• Electrochemical cells are capable of carrying out a selective oxidation reaction of chlorite to ClO2. The selective oxidation reaction product is a solution containing ClO2. To further purify a ClO2 gas stream obtained from the selective oxidation reaction, the gas stream is typically separated from the solution using a stripper column. In the stripper column, air is passed from the bottom of the column to the top while the ClO2 solution travels from top to the bottom. Substantially pure ClO2 is exchanged from solution to the air. Suction of air is usually accomplished using an eductor, as described in copending and co-owned application Ser. No. 10/902,681, which is incorporated herein by reference.
  • As described in the '681 application, ClO2 can be prepared a number of ways, generally via a reaction involving either chlorite (ClO2 ) or chlorate (ClO3 ) solutions. The ClO2 created through such a reaction is often refined to generate ClO2 gas for use in the water treatment process. The ClO2 gas is then educted into the water selected for treatment. Eduction occurs where the ClO2 gas, in combination with air, is mixed with the water selected for treatment.
  • Electrochemical generation of ClO2 is desirable in applications where a substantially pure ClO2 is preferred such as in the food, beverage and pharmaceutical industries and for cleaning reverse osmosis membranes. An electrochemical cell typically has a membrane to separate the anolyte and the catholyte in the electrochemical reaction. Examples of membrane materials used in electrochemical cells are the Nafion® product from Du Pont and the Flemion® product from Asahi Glass. The Nafion® and Flemion® products are flouro polymers with a sulfonic acid group (SO3H) and carboxylic acid (COOH) group respectively. Nafion®—and Flemion®—based and comparable membranes preferentially allow cations, such as a sodium ion (Na+), to be exchanged for the hydrogen ion (H+) of the SO3H and COOH groups. In addition, these membranes also prevent the migration of OH from the cathode side of the electrochemical cell. Composite membranes having an anode side made of Nafion and a cathode side made of Flemion leak less hydroxide ions compared to single membranes. In the example of a sodium chlorite (NaClO2) solution fed into an anode compartment of the electrochemical cell, the NaClO2 oxidizes into ClO2 as shown in the following equation:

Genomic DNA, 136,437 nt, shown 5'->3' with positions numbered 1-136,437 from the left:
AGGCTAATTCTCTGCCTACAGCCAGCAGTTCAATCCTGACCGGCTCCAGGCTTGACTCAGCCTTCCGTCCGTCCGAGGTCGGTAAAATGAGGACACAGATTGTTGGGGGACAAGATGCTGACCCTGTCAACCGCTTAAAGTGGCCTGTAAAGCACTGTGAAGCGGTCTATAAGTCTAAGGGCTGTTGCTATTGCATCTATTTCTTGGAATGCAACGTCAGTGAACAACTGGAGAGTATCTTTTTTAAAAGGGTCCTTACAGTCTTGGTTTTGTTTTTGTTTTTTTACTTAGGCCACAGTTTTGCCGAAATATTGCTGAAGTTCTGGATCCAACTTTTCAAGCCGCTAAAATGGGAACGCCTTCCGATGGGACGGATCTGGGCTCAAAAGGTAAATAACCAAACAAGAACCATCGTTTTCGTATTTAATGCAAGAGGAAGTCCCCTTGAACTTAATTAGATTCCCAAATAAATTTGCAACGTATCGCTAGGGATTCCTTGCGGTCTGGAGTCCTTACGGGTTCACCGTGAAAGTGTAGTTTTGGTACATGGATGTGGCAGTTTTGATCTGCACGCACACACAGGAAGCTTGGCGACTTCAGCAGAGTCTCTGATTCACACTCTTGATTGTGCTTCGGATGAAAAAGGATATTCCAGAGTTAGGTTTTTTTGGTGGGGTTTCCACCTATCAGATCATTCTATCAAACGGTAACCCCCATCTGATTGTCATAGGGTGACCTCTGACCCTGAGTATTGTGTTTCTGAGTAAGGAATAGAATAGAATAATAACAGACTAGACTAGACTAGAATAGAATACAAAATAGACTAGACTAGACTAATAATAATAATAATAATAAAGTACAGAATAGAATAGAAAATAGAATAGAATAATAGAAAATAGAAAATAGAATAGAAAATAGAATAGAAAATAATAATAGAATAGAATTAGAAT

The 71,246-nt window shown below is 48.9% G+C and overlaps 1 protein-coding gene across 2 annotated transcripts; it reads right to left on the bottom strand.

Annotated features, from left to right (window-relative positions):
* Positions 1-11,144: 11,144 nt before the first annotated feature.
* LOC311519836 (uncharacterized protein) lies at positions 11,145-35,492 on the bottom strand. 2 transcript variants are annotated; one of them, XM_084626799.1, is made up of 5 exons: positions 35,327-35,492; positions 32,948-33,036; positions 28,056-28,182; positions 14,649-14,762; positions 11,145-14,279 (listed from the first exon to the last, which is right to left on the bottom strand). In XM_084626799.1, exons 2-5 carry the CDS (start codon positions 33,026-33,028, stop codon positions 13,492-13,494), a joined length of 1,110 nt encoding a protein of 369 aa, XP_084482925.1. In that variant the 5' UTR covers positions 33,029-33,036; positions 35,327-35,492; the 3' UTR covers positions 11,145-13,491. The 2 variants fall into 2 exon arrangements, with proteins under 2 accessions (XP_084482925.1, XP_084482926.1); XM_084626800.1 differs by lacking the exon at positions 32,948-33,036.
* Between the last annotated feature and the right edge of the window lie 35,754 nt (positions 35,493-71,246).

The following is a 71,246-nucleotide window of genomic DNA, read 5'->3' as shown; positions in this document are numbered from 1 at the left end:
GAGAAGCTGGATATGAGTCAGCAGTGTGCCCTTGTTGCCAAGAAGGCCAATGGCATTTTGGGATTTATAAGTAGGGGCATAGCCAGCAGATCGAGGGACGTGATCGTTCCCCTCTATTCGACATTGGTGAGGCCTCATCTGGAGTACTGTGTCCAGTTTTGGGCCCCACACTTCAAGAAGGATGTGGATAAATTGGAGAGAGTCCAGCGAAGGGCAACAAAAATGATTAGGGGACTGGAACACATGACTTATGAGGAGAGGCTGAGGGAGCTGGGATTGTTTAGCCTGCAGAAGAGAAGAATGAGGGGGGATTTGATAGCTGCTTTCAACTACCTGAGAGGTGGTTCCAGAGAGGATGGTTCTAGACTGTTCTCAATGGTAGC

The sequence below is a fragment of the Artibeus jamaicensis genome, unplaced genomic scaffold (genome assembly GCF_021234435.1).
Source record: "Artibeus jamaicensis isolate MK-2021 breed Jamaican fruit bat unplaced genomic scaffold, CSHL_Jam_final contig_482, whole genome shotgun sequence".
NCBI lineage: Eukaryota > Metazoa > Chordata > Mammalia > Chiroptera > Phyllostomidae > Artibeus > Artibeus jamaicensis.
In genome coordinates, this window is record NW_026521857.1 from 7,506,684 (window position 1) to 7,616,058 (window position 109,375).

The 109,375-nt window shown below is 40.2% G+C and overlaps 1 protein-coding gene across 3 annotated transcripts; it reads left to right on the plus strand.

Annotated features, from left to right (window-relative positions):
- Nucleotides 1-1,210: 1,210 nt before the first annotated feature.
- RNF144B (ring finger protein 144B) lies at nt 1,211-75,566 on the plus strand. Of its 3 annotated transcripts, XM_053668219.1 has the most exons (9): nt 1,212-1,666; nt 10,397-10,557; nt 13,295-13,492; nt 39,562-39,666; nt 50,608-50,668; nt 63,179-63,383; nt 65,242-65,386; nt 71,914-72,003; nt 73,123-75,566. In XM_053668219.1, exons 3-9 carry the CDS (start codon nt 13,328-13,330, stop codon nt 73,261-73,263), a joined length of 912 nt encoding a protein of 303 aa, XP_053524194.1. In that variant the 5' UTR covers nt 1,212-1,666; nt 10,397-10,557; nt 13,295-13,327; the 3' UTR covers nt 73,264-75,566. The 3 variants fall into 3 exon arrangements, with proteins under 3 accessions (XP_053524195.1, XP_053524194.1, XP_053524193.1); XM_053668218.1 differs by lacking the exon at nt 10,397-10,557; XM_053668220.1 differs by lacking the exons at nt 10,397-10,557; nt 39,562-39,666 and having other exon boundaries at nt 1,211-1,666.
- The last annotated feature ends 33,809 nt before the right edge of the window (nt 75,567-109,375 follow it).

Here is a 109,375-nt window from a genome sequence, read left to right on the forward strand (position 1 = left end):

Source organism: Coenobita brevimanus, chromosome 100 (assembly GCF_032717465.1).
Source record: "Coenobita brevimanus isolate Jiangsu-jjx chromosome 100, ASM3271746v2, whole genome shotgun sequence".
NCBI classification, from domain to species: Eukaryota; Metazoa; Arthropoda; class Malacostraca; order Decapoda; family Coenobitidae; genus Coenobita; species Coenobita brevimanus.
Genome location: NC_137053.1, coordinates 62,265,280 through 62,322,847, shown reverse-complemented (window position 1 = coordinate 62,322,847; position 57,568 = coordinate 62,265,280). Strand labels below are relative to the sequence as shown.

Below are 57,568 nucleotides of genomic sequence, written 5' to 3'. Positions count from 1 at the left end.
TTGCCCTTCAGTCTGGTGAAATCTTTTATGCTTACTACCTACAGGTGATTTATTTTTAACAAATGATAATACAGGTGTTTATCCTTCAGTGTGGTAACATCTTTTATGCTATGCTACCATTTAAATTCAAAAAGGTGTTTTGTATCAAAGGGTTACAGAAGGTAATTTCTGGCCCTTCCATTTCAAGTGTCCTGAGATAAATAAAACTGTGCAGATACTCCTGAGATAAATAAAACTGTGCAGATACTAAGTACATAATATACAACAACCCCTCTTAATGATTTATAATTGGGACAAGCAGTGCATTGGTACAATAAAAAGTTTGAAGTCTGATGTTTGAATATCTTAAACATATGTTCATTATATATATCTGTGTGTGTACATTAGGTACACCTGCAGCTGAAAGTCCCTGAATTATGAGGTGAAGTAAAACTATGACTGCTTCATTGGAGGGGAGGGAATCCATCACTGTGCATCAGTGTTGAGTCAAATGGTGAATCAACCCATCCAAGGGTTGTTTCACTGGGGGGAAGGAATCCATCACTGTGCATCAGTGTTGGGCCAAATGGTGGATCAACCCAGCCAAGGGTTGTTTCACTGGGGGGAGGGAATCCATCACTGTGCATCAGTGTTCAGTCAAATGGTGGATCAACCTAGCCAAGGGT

• NaClO2→ClO2+Na++e
  • In the cathode compartment of the electrochemical cell, water (H2O) is reduced which results in the formation of hydrogen gas (H2) and hydroxide (OH) as demonstrated by the following equation:

  • H2O+e→½H2+OH
  • The net reaction is: